No, I am not a defender of Learning Management Systems. Au contraire. In fact, I have attacked them on numerous occasions as nasty silo software that encourages closed teaching, bad pedagogy, and the use of poorly designed defaults by novice web instructors.
But I am not a novice. I’ve been using Moodle for years, but this time wanted to be more open. So I put my syllabus and all the “presentation” aspects of my classes on the open web, on what I thought were well-designed tabbed web pages (here’s an example from my History 104). The tab that contains the entire class is the syllabus, an interactive syllabus where everything is linked. I am practicing what I (and my colleague Pilar Hernández ) preach. Then I put the forums and exams (just graded items) into Moodle, but students access these also from the syllabus. I need this bit of LMS because I have six sections of students and I need some automated grading and some easy see-all-the-essays options, and the gradebook. I hid all of the items in Moodle by simply putting them in Topic 2 and changing the setting to have only one topic, so they are available but no one can see them (including me) till they click the link and log in (here’s a post about this). In addition, I opened a Facebook group and linked to it as an option, also from the syllabus. I sent all students the URL to the main page, and linked to it from both Blackboard (where the college insists we must all have a site for every class) and Moodle, in case they logged in there.
In other words, I had a well-researched pedagogical design, definite instructional goals, and good support for students from the beginning (while Admissions was panicking because other teachers’ online students who hadn’t even heard from their instructors and didn’t know where to go were being dropped as no-shows).
But for the first week, it seemed to be an unmitigated disaster. My email, the Facebook group, the Help forums, were filled with students asking the same questions, just phrased differently. They couldn’t figure out what to “do”, where the “assignments” were. I found myself typing over and over that everything is on the syllabus. They kept assuming the entire class was in Moodle, and didn’t seem to actually be looking at the web pages at all. Maybe they weren’t clicking the tabs?
I created a video tutorial and posted it everywhere. It got 13 hits in the first hour. Things started to calm down (no one was so lost they dropped, and I responded to every single problem), but even now a question will pop up in Facebook, despite the fact that scrolling down to an almost identical question would net an answer.
Now, it could be that this many students get lost every semester, but they are so lost they can’t find the Help forum to post. Now that they have both that and Facebook, they post in Facebook. I’m not actually sure, then, that more students are lost than usual. I frequently have students lost in Moodle, not because it’s Moodle, but because I use the blocks for the various information in the class, with a weekly layout format. If I used Blackboard, I would similarly customize it and they would complain also. In both cases, there are two arguments:
(1) We should be teaching students that there is variety to both learning method and technology, in order to foster the kind of adaptation they will need both at university and in their jobs and careers, which will not use Blackboard, and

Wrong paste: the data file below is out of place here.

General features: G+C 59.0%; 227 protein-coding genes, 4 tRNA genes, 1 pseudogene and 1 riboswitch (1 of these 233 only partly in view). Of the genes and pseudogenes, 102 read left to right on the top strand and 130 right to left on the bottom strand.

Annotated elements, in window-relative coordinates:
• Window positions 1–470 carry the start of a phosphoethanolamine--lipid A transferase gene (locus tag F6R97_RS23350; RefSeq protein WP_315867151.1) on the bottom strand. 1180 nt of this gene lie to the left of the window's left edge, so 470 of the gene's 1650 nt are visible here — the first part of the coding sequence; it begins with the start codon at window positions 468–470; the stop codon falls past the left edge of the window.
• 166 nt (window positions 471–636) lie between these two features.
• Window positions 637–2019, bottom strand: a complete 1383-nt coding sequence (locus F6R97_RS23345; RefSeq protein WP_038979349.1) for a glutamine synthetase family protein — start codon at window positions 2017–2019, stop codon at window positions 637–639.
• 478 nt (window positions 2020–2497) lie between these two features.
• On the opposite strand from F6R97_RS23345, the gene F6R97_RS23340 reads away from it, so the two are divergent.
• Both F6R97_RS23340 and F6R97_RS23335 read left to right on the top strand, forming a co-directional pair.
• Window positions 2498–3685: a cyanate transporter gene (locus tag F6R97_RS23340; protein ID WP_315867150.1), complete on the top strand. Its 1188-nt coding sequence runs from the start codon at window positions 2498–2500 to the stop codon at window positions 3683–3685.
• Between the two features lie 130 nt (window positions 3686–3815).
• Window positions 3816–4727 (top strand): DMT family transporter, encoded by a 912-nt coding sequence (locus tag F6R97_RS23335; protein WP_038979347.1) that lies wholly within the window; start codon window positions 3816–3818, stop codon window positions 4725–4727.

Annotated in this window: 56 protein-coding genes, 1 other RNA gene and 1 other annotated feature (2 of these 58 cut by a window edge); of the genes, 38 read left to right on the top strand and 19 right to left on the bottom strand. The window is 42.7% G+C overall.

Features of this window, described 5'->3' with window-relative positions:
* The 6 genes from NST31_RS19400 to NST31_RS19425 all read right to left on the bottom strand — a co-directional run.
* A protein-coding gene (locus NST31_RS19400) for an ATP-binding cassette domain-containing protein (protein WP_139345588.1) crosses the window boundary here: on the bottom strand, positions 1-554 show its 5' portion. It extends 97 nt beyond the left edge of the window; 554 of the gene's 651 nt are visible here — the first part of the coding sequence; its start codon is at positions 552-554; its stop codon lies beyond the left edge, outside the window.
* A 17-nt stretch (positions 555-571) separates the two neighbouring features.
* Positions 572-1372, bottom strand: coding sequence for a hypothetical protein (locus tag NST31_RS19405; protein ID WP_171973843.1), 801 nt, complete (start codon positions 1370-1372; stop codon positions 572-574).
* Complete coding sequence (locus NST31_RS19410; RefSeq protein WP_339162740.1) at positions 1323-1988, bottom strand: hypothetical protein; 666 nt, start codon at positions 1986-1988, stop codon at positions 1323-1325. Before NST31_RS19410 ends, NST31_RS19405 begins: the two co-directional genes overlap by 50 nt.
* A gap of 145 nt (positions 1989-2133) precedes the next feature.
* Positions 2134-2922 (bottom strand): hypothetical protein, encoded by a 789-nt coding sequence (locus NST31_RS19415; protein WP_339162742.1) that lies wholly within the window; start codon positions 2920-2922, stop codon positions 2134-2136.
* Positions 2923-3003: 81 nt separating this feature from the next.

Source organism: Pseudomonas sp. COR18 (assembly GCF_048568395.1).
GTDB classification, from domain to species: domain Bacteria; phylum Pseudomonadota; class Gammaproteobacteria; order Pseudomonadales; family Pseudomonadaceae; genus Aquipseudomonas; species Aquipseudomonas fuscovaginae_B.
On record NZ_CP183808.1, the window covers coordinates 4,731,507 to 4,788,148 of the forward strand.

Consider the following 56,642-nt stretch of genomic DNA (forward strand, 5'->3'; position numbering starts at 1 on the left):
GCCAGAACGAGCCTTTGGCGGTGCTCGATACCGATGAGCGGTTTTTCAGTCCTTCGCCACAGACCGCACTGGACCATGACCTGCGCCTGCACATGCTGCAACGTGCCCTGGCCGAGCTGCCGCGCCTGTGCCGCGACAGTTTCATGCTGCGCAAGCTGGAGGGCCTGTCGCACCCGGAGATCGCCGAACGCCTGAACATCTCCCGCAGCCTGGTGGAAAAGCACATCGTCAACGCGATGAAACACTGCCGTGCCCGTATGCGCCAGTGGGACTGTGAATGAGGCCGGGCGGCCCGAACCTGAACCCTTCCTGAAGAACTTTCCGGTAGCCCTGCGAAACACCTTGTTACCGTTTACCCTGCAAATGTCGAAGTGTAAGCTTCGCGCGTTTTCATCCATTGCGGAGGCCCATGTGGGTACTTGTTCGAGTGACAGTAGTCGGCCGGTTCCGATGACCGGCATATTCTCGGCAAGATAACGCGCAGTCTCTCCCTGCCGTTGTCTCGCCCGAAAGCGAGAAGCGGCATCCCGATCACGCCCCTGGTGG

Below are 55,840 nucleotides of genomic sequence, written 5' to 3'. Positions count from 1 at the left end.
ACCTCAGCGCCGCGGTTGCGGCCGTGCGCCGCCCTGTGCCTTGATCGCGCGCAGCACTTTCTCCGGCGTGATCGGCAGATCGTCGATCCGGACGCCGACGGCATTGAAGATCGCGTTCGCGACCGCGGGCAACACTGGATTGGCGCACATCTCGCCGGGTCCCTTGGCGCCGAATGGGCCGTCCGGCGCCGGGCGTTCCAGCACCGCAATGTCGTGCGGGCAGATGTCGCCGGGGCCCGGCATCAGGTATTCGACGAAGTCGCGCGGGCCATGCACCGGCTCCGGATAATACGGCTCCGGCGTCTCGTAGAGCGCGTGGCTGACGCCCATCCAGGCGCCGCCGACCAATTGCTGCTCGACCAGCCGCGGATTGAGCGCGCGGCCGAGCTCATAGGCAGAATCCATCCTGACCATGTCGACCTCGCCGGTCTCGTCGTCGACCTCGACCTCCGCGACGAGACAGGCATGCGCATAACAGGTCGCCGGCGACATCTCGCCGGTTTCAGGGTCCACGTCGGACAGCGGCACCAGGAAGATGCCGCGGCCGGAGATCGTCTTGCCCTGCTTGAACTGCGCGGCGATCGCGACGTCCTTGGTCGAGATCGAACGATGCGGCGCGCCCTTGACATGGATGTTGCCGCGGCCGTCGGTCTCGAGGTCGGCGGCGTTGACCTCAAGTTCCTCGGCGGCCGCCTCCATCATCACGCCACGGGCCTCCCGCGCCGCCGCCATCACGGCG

(2) By about the three weeks in, most students realize exactly what’s going on and are very grateful to have the class organized by week instead of type of assignment.
But, the system isn’t working so well for me either. I have to open two browser tabs for every class, the open web site and the Moodle class. I can’t get anywhere in the Moodle class either, and have to remember to click from the syllabus. With no friendly Moodle icons, the interactive syllabus is text-heavy (despite my little images). And reading across a chart may not be as intuitive as reading down a list of weeks in Moodle. In addition, because I have the assignments in a hidden topic, I can’t see them with the students’ profiles, so it’s hard for me to view their class activity at a glance.
So in this case, the advantages of using Moodle for the whole class would have been:
- Expectations fulfilled of the class being in an LMS (harumph)
- Easier integration and access to graded items
- Easier navigation for me
- Better (yes, I’m saying it) management
And the only disadvantage would be:
- It isn’t on the open web
When I mentioned this in my hybrid class, students did not know what I meant by the “open web”. I said I had thought it would be easier for them if they didn’t have to log in to do the class. They looked at me in that tolerant way — you know it.
So although I’ve fought the idea of an LMS as “familiar” territory (especially with so many Blackboard-minded students who approach any other system with trepidation), perhaps the very idea of an LMS is somehow reassuring. Perhaps all web information now needs a frame, like they have in Facebook and other closed sites. Without the frame, they can’t find “the class”, no matter how many markers I use. (I went ahead and opened up that Topic 2, so we can all see the graded tasks in Moodle now, but I can’t make a radical change three weeks in.)
But I won’t do this again. I actually heard myself say to colleagues, “Next time, remind me to us an LMS.” I must be losing my mind.